In a Nutshell
*Cannabis marketers are prohibited from creating branding or package design that portrays a marijuana product in a manner that makes it seem glamorous and/or exciting, among other restrictions.
*Authorities can impose fines of up to $500,000 per offense.
Marketers, promotional product pros and graphic designers dreaming up trippy logos and packaging artwork to build the brands of legal recreational cannabis businesses in Canada might want to pause on their galaxy sketches and tie-dye creations.
Regulations appear aimed at keeping branding, packaging and labeling plain and regimented – a fact that some critics say will hurt the nascent industry.
Regardless, it will be wise for companies – and the promotional products firms that sell to them -- to comply with the regulations. After all, law empowers authorities to impose fines of up to $250,000 for a first-time offense. Each additional offense is punishable by a fine of up to $500,000. Rule breakers can even face prison time.
Given the stark repercussions, promo companies eager to work with Canadian marijuana businesses must be knowledgeable about the rules. Foremost among them is that marketers can’t create branding that would appeal to minors. Relatedly, marketers are prohibited from creating branding or package design that portrays a marijuana product in a manner that makes it seem glamorous, recreational, exciting, risky, daring or able to produce vitality. Testimonials are a no-no, as are celebrity endorsements. Want to come up with a clever fictional character to help build a brand? Regulations prevent that, too.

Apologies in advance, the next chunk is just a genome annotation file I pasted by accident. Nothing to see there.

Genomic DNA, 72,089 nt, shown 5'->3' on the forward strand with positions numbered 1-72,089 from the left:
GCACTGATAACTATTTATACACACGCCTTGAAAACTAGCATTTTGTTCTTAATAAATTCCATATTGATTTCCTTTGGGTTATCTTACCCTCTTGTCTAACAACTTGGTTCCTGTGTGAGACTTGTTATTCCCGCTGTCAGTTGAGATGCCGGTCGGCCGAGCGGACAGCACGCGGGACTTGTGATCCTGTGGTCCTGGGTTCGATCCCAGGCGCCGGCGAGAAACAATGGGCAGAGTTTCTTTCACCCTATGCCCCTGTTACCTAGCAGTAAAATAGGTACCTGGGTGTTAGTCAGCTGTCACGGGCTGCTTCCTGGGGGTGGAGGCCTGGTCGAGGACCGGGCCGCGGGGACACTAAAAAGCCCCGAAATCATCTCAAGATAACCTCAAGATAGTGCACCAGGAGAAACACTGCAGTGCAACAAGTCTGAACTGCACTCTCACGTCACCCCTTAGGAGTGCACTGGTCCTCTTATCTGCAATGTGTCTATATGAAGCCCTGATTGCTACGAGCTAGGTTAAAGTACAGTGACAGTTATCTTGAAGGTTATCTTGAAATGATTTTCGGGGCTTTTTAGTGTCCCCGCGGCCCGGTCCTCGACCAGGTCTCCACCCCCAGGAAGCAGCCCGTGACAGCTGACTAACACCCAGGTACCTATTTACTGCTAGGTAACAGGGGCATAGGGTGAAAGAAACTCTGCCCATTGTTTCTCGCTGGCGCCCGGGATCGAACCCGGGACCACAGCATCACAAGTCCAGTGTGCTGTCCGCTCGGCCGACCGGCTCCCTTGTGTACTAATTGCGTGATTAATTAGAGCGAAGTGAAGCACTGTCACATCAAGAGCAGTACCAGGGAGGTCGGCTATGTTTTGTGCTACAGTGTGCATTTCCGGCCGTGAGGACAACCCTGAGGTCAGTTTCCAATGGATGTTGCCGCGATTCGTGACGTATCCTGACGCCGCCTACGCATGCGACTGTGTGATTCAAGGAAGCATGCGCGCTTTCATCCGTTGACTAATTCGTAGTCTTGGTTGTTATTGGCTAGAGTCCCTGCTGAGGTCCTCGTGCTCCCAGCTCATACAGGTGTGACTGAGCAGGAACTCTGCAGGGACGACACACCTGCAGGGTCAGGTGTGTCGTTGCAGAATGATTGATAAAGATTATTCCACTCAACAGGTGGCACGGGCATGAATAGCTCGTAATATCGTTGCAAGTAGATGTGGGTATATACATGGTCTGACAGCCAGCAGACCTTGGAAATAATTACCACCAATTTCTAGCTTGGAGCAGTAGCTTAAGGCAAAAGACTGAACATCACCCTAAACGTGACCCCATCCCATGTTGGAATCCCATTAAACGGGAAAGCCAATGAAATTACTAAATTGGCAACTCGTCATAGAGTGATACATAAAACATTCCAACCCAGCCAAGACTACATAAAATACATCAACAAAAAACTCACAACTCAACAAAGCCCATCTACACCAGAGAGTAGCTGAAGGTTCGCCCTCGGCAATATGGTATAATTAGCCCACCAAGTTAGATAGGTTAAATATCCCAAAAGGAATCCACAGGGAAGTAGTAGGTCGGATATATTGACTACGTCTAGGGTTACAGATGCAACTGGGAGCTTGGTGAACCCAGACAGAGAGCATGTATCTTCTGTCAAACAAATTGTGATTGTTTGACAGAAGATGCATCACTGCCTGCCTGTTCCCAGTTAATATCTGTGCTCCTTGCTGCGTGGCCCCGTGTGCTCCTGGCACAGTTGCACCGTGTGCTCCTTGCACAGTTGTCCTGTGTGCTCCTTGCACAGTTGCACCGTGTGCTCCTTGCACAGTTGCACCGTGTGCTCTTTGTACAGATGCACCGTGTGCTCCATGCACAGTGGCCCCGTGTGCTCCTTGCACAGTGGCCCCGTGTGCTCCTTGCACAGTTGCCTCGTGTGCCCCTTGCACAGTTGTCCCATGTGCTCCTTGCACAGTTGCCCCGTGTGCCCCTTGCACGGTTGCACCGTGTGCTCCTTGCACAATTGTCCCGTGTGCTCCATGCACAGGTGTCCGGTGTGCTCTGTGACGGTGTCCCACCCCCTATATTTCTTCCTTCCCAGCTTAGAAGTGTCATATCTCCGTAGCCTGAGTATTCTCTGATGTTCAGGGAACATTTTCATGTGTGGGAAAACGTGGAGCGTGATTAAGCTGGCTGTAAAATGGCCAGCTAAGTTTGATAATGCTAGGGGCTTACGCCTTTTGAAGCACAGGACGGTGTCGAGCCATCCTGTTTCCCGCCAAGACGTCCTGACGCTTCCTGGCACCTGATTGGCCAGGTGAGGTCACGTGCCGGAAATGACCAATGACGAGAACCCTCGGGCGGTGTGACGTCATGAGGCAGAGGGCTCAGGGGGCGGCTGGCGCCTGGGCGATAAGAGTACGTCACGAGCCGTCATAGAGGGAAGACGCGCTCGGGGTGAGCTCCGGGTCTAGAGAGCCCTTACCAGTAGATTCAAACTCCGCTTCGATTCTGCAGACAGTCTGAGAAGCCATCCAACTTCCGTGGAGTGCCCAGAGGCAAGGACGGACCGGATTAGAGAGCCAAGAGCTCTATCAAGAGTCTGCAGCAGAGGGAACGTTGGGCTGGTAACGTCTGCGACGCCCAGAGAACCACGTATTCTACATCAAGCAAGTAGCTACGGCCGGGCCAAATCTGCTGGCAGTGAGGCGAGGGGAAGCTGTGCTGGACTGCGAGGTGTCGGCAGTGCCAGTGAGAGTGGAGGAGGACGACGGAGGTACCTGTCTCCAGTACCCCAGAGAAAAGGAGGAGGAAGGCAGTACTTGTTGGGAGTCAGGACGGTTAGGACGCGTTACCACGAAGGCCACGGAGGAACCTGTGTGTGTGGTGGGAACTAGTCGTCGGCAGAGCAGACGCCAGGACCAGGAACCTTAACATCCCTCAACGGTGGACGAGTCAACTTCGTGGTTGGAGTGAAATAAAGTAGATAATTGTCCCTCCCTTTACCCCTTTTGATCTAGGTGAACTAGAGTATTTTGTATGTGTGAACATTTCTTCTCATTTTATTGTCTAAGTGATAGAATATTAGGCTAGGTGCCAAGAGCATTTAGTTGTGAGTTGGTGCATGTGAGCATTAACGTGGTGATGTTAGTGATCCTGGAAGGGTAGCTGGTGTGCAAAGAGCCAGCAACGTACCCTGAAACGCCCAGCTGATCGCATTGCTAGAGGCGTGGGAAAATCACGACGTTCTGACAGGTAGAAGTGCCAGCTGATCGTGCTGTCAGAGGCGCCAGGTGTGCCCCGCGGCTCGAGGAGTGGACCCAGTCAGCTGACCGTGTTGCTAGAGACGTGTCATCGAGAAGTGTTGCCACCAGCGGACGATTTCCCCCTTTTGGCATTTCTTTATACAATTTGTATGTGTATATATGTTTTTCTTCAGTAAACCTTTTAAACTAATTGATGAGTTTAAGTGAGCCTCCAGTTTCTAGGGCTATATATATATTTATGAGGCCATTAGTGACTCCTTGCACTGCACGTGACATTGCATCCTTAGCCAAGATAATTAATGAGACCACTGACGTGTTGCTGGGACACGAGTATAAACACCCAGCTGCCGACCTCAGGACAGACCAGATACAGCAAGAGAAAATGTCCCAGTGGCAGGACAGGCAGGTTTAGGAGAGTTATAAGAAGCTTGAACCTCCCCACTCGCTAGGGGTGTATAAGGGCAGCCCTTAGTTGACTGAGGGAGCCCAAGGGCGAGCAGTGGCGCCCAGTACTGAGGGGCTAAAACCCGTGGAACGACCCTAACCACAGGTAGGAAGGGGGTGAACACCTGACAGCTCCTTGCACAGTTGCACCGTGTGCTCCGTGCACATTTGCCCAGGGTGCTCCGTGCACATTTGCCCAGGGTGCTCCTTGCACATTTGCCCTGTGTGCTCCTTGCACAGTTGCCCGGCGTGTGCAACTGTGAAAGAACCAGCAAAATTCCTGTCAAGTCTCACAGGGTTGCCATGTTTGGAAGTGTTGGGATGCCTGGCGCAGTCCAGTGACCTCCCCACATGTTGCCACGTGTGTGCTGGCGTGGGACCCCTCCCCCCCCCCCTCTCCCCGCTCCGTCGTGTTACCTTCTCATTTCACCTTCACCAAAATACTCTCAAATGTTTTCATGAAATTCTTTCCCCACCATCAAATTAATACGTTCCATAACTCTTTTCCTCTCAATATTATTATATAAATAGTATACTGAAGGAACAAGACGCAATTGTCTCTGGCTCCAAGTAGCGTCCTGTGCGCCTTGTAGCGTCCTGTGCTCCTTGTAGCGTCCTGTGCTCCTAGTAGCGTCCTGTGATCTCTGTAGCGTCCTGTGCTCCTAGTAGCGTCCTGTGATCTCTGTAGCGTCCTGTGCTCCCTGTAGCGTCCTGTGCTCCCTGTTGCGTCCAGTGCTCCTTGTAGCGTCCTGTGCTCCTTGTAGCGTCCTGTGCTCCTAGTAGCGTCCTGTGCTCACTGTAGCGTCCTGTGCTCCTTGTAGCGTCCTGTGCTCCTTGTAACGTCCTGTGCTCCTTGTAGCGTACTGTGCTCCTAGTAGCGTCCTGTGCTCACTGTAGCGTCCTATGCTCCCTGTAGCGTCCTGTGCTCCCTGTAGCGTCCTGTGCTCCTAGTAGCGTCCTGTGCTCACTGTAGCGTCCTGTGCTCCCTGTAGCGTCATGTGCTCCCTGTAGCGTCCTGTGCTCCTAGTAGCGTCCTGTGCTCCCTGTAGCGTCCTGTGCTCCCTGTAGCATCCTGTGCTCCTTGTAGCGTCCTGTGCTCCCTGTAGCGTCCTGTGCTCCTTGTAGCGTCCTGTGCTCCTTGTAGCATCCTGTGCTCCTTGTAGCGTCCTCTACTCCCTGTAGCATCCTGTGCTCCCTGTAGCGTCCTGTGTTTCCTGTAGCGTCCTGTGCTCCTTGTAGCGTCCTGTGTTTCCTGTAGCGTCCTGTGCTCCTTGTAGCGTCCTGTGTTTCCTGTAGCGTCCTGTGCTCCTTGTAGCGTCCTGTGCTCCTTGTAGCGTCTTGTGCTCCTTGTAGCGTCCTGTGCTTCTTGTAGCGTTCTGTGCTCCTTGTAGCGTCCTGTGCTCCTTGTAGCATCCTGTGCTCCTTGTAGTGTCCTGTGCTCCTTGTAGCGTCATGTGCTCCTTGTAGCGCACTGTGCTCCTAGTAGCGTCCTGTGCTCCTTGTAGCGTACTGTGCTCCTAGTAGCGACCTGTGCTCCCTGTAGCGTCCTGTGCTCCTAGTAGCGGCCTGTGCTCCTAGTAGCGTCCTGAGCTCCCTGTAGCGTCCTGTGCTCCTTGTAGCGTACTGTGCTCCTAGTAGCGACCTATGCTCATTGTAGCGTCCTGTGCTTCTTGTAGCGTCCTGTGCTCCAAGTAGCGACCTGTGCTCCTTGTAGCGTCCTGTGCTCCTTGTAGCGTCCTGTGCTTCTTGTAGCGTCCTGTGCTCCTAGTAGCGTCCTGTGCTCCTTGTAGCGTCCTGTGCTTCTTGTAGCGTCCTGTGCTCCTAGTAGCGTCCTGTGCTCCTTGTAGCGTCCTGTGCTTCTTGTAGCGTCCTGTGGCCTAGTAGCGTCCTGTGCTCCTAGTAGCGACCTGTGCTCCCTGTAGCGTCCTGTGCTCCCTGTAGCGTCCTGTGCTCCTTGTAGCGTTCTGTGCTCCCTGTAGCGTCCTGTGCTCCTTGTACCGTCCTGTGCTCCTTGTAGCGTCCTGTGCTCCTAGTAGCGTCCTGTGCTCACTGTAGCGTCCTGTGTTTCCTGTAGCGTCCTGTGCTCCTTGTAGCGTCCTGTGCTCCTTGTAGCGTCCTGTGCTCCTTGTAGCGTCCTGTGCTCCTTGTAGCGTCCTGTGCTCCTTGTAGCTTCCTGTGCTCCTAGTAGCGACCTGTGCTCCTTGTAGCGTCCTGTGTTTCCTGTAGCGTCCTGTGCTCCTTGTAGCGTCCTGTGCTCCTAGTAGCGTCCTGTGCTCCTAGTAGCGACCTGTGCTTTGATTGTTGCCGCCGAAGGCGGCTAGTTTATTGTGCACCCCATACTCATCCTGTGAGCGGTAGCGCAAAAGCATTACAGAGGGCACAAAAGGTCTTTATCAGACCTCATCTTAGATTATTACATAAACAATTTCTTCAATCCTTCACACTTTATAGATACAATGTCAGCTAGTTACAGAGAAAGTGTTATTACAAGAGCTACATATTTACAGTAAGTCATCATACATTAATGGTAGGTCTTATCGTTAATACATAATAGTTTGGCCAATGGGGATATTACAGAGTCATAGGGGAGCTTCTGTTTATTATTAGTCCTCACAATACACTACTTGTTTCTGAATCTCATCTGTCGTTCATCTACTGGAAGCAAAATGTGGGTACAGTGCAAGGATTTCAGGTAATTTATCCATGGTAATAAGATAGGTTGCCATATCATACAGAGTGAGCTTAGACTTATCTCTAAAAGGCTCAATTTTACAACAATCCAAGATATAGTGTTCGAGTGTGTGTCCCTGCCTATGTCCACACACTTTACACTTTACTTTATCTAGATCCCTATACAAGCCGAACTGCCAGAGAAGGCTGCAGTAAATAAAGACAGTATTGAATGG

Canadian law prevents recreational cannabis businesses from using fictional characters in their branding and packaging. That means potential cartoon creations, like marijuana enthusiast Towelie from the TV show Southpark, will have to be shelved.
Canada’s rules particular to packaging and labelling are firm, too. For marketers, it’s important to realize that only one brand name can appear in conjunction with a single additional branding element -- be it a word, slogan or logo. Also, brands must appear in a single color in a font size that’s no larger than the health warning required for the packaging. If a logo is included, that logo cannot exceed the size of a standardized marijuana logo, which must, by law, be present. Additionally, packaging must be unadorned: use of fluorescent or metallic colors isn’t allowed, while Canadian law also bans embossing, textures, foil, peel-away labels and glossy coatings. Label backgrounds, by the way, must be monotone and contrast with the standardized cannabis logo. No inserts are allowed, and THC and CBD content must be listed. This article in Canadian Lawyer by attorney Cynthia Rowden of Bereskin & Parr LLP in Toronto has a few more expansive details. Packaging could end up looking something like this:
Proposed packaging with health warning labels. Source: Health Canada
Some Canadians were critical of branding and packaging restrictions they view as heavy-handed.
Tie-dyed labels is a huge concern.— Community TV (@communitytvmh) July 3, 2018
I mean, it’s not like Canada is in the midst of an opiate crisis or anything... it’s the tie-dyed gestapo killing all the kids.
Recreational cannabis is scheduled to officially become legal on Oct. 17, 2018. While some legislators had desired to ban marijuana businesses from using promotional products, they were outnumbered by colleagues who decided promotion through branded merchandise should be allowed, believing that the general restrictions on branding and advertising are sufficient. Still, as companies and the promo partners who support them go about marketing efforts, it will be essential to do so with Canada’s regulations firmly in mind.